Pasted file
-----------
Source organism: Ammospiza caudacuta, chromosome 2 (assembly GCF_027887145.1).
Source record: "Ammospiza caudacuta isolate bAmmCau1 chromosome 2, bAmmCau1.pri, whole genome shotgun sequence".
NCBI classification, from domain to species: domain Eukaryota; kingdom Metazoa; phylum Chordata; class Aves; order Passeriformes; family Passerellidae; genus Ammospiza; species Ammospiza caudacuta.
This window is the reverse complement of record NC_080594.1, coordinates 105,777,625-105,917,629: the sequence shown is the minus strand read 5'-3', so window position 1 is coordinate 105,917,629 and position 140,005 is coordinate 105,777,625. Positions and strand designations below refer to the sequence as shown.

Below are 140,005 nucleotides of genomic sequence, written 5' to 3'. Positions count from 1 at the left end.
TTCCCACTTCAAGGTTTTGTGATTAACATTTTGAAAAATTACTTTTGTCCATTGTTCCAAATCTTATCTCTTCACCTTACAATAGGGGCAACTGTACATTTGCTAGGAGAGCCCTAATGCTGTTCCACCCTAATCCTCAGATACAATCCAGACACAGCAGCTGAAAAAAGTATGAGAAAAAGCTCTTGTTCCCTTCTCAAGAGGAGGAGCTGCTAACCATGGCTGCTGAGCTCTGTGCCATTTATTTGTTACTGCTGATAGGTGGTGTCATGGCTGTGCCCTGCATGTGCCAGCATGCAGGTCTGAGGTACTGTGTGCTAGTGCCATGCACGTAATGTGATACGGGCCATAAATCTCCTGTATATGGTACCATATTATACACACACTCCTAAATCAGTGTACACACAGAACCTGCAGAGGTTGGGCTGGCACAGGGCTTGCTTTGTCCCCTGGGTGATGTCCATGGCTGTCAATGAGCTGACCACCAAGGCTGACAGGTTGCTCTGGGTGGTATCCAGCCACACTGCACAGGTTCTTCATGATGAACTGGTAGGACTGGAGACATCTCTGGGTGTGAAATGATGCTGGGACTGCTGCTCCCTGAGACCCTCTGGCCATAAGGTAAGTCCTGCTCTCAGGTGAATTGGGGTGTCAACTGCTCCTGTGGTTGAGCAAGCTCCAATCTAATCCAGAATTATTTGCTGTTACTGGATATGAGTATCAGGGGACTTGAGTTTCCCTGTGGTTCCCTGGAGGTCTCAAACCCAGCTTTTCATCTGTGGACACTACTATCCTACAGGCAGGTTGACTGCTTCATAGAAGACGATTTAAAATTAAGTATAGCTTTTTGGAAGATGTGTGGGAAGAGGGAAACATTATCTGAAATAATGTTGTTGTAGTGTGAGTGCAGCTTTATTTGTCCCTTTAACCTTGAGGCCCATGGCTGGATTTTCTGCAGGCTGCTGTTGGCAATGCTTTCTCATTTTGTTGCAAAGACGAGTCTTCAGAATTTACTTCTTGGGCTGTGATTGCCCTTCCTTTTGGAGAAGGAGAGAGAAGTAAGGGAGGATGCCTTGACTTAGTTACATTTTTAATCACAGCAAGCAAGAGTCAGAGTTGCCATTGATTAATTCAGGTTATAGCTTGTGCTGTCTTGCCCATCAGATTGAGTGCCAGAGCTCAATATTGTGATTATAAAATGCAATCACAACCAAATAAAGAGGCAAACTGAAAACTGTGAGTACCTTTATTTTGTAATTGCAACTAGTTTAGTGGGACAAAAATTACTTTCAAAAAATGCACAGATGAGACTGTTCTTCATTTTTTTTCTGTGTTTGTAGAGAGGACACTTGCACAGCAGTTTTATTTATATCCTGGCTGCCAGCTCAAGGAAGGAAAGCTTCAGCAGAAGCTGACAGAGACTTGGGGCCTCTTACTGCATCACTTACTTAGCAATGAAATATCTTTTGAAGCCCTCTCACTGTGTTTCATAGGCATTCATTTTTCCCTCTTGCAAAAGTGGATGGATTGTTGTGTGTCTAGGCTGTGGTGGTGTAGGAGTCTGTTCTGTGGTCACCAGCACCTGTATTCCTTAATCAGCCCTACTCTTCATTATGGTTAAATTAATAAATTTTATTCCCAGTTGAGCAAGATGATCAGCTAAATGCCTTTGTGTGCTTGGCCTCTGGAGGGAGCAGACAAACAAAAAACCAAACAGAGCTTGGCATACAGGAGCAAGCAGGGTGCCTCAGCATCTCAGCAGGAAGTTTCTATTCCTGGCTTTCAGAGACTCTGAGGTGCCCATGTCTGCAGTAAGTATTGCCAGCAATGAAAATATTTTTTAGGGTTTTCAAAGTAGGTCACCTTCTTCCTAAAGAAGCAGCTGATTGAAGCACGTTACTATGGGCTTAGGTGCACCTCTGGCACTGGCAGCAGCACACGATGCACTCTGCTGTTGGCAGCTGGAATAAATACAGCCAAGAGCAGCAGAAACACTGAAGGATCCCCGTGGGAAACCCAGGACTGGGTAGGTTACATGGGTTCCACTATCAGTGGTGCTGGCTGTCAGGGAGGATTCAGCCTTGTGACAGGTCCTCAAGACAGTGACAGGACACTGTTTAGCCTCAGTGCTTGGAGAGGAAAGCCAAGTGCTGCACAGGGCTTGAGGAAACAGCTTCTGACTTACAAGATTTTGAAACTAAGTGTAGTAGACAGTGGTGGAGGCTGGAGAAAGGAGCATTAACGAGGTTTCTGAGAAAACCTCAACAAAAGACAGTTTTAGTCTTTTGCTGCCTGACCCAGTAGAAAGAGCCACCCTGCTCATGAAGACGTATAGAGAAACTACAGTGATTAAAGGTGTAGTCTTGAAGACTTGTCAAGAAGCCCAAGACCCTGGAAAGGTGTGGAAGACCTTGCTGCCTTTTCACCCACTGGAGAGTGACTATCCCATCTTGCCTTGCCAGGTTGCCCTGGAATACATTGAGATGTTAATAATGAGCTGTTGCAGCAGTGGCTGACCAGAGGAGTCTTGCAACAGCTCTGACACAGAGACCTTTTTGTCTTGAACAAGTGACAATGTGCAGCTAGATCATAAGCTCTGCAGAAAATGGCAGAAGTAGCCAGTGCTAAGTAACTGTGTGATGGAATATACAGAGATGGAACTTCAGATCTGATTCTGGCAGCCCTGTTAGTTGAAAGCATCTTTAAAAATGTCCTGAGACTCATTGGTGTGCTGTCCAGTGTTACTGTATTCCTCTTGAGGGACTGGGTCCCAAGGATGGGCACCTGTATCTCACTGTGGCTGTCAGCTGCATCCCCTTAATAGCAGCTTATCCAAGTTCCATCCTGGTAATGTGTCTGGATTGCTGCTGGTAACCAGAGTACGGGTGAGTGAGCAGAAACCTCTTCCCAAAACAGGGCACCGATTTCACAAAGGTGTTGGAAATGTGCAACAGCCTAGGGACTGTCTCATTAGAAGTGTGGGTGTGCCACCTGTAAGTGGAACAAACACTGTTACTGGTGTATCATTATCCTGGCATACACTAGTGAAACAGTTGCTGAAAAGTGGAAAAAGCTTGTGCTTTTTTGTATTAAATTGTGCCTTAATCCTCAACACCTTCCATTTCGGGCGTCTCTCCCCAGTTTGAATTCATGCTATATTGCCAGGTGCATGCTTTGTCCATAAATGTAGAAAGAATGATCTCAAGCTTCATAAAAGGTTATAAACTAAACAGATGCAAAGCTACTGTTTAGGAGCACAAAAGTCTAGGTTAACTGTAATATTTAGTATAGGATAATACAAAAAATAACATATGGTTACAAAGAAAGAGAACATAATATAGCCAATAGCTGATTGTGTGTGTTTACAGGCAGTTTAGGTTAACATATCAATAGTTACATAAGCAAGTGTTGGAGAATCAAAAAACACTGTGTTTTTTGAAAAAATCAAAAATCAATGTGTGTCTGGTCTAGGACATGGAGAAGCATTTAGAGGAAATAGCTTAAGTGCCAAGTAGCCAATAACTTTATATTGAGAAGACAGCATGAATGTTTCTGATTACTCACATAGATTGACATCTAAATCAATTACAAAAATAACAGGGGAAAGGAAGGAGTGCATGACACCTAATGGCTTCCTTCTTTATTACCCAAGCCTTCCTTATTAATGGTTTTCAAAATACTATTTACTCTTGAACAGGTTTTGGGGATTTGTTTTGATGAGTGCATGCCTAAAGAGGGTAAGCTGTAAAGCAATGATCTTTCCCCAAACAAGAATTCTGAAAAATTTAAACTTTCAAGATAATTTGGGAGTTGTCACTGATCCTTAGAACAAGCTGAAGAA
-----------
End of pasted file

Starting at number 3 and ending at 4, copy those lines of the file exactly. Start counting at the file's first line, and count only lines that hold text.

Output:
NCBI classification, from domain to species: domain Eukaryota; kingdom Metazoa; phylum Chordata; class Aves; order Passeriformes; family Passerellidae; genus Ammospiza; species Ammospiza caudacuta.
This window is the reverse complement of record NC_080594.1, coordinates 105,777,625-105,917,629: the sequence shown is the minus strand read 5'-3', so window position 1 is coordinate 105,917,629 and position 140,005 is coordinate 105,777,625. Positions and strand designations below refer to the sequence as shown.